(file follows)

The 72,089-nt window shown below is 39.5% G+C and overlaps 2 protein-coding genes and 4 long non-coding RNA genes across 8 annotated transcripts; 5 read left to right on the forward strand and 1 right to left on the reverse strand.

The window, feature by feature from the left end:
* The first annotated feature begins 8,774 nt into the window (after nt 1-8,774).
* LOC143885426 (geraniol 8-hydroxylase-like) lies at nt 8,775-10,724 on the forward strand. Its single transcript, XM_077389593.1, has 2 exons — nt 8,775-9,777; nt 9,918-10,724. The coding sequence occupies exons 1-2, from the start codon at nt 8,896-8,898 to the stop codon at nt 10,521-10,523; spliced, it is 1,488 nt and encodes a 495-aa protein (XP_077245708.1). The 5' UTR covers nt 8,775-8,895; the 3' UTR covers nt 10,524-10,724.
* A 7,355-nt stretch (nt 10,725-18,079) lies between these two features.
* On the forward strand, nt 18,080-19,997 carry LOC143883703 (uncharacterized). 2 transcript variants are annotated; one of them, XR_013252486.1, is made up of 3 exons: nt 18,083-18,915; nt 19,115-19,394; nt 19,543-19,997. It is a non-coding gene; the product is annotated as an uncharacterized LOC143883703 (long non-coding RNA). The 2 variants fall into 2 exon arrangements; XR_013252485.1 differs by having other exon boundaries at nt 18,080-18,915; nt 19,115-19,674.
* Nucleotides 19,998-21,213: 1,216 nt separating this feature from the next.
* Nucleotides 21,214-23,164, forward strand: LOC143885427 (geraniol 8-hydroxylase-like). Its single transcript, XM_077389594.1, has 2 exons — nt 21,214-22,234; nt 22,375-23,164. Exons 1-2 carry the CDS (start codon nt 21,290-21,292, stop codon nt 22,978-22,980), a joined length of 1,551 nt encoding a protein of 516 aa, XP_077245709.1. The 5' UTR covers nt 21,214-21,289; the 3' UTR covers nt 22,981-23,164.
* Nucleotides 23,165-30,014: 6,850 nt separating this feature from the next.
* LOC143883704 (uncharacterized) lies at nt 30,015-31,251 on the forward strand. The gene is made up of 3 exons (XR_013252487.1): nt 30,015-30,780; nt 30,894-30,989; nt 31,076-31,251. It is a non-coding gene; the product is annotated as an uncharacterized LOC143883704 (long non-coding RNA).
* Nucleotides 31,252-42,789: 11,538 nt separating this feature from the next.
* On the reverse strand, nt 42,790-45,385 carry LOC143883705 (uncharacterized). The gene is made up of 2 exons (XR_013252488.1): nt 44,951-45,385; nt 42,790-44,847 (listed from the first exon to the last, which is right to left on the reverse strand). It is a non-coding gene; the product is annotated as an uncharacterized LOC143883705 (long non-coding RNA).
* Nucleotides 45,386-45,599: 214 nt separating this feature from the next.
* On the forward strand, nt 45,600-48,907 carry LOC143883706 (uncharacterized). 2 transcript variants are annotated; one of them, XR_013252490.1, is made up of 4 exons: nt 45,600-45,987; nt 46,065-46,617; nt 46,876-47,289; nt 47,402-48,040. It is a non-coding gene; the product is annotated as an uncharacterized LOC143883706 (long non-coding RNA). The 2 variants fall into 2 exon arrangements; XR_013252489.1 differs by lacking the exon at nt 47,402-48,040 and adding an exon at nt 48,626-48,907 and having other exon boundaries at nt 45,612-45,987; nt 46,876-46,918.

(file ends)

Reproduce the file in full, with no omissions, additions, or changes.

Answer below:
The 72,089-nt window shown below is 39.5% G+C and overlaps 2 protein-coding genes and 4 long non-coding RNA genes across 8 annotated transcripts; 5 read left to right on the forward strand and 1 right to left on the reverse strand.

The window, feature by feature from the left end:
* The first annotated feature begins 8,774 nt into the window (after nt 1-8,774).
* LOC143885426 (geraniol 8-hydroxylase-like) lies at nt 8,775-10,724 on the forward strand. Its single transcript, XM_077389593.1, has 2 exons — nt 8,775-9,777; nt 9,918-10,724. The coding sequence occupies exons 1-2, from the start codon at nt 8,896-8,898 to the stop codon at nt 10,521-10,523; spliced, it is 1,488 nt and encodes a 495-aa protein (XP_077245708.1). The 5' UTR covers nt 8,775-8,895; the 3' UTR covers nt 10,524-10,724.
* A 7,355-nt stretch (nt 10,725-18,079) lies between these two features.
* On the forward strand, nt 18,080-19,997 carry LOC143883703 (uncharacterized). 2 transcript variants are annotated; one of them, XR_013252486.1, is made up of 3 exons: nt 18,083-18,915; nt 19,115-19,394; nt 19,543-19,997. It is a non-coding gene; the product is annotated as an uncharacterized LOC143883703 (long non-coding RNA). The 2 variants fall into 2 exon arrangements; XR_013252485.1 differs by having other exon boundaries at nt 18,080-18,915; nt 19,115-19,674.
* Nucleotides 19,998-21,213: 1,216 nt separating this feature from the next.
* Nucleotides 21,214-23,164, forward strand: LOC143885427 (geraniol 8-hydroxylase-like). Its single transcript, XM_077389594.1, has 2 exons — nt 21,214-22,234; nt 22,375-23,164. Exons 1-2 carry the CDS (start codon nt 21,290-21,292, stop codon nt 22,978-22,980), a joined length of 1,551 nt encoding a protein of 516 aa, XP_077245709.1. The 5' UTR covers nt 21,214-21,289; the 3' UTR covers nt 22,981-23,164.
* Nucleotides 23,165-30,014: 6,850 nt separating this feature from the next.
* LOC143883704 (uncharacterized) lies at nt 30,015-31,251 on the forward strand. The gene is made up of 3 exons (XR_013252487.1): nt 30,015-30,780; nt 30,894-30,989; nt 31,076-31,251. It is a non-coding gene; the product is annotated as an uncharacterized LOC143883704 (long non-coding RNA).
* Nucleotides 31,252-42,789: 11,538 nt separating this feature from the next.
* On the reverse strand, nt 42,790-45,385 carry LOC143883705 (uncharacterized). The gene is made up of 2 exons (XR_013252488.1): nt 44,951-45,385; nt 42,790-44,847 (listed from the first exon to the last, which is right to left on the reverse strand). It is a non-coding gene; the product is annotated as an uncharacterized LOC143883705 (long non-coding RNA).
* Nucleotides 45,386-45,599: 214 nt separating this feature from the next.
* On the forward strand, nt 45,600-48,907 carry LOC143883706 (uncharacterized). 2 transcript variants are annotated; one of them, XR_013252490.1, is made up of 4 exons: nt 45,600-45,987; nt 46,065-46,617; nt 46,876-47,289; nt 47,402-48,040. It is a non-coding gene; the product is annotated as an uncharacterized LOC143883706 (long non-coding RNA). The 2 variants fall into 2 exon arrangements; XR_013252489.1 differs by lacking the exon at nt 47,402-48,040 and adding an exon at nt 48,626-48,907 and having other exon boundaries at nt 45,612-45,987; nt 46,876-46,918.